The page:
Crime should be seen and treated as a disease, according to the doctor who found the cure for tuberculosis 40 years ago.
Sir John Crofton, who this week received the City of Edinburgh District Council's medal during the Edinburgh International Science Festival for his contribution to the wellbeing of humanity, said he was horrified by today's mediaeval approach to crime. Since there was a spectrum of crime, this clearly called for a spectrum of responses, and policymakers should draw on the excellent research done by academics.
"There are obviously psychopaths who might have to be put away, but so many of the others could be rehabilitated," Sir John said. He knew of one Scottish project which counselled young men who had already been in prison three times and found that only 18 per cent reoffended, compared to 80 per cent of those who had not had counselling.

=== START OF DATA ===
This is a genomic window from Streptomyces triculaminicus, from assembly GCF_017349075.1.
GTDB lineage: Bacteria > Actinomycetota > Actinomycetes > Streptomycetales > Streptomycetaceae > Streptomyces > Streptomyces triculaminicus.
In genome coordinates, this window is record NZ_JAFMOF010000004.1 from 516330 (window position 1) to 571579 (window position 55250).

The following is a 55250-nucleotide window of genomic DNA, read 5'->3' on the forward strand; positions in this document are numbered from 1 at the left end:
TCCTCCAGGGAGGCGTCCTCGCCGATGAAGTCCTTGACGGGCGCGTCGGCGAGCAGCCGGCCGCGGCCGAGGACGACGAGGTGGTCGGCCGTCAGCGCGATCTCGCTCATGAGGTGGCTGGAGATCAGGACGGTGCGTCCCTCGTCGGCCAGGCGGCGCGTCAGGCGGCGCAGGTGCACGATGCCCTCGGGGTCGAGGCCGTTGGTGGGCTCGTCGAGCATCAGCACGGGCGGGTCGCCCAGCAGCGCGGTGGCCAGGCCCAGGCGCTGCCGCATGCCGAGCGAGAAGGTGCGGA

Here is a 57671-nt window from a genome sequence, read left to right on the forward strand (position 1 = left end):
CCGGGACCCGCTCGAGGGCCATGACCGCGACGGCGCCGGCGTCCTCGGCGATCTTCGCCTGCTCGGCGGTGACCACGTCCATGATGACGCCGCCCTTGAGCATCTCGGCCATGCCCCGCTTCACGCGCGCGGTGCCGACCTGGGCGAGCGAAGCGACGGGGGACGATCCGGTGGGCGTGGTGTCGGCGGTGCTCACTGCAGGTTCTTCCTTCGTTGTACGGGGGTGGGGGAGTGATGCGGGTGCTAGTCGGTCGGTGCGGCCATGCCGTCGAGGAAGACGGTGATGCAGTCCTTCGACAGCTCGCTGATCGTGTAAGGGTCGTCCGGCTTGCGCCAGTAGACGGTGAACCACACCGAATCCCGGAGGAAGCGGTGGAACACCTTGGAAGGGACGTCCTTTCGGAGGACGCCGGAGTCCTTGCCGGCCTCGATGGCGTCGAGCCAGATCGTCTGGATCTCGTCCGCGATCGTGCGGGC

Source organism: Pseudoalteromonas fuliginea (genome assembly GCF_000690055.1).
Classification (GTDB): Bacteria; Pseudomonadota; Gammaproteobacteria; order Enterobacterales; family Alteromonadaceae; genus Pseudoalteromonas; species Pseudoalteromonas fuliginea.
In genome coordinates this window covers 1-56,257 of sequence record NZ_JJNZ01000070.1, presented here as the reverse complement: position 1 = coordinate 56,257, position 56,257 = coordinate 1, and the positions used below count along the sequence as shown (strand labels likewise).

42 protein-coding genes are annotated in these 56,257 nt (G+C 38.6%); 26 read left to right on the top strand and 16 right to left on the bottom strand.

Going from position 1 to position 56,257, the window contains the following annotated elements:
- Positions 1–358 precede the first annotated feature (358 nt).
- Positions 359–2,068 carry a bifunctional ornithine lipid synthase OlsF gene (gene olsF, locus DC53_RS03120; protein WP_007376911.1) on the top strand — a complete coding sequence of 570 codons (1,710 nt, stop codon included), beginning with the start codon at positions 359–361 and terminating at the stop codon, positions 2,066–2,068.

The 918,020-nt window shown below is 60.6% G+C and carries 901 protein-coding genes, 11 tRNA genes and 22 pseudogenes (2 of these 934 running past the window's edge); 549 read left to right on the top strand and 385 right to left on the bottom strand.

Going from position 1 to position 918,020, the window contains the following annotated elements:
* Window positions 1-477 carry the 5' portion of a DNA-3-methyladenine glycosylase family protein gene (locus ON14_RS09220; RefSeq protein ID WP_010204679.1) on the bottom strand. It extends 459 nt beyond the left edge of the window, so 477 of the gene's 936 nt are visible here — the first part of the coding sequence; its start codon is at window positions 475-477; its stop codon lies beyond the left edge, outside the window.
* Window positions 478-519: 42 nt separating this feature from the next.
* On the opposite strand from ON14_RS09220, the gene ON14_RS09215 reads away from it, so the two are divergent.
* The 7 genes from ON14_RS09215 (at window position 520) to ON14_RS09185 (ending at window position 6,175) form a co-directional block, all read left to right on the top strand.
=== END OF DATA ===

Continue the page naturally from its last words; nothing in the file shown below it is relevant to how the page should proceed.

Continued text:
Sir John, former professor of respiratory medicine at Edinburgh University, led "Crofton's Crusaders", the team which developed a mix of anti-tuberculosis drugs, eradicating the killer disease in Edinburgh in the 1950s through the BCG vaccine. The results were so astounding that other scientists refused to believe them.
"We were accused of fiddling the figures, and realised the only way to persuade people was if they saw it in their own patients," Sir John said. He encouraged an international study of why the chemotherapy of TB failed. This included the Edinburgh treatment, which was found to be completely successful.
But he warned that Britain could be hit by the current resurgence of the disease. Problems were compounded by HIV, which attacked the cell giving protection against TB, he said.
Annual worldwide funding against TB, to which Britain makes no financial contribution, is only Pounds 9 million, a tenth of what is spent on Aids, which kills far fewer people, said Sir John, and warned that at least Pounds 23 million a year was needed to wipe out TB.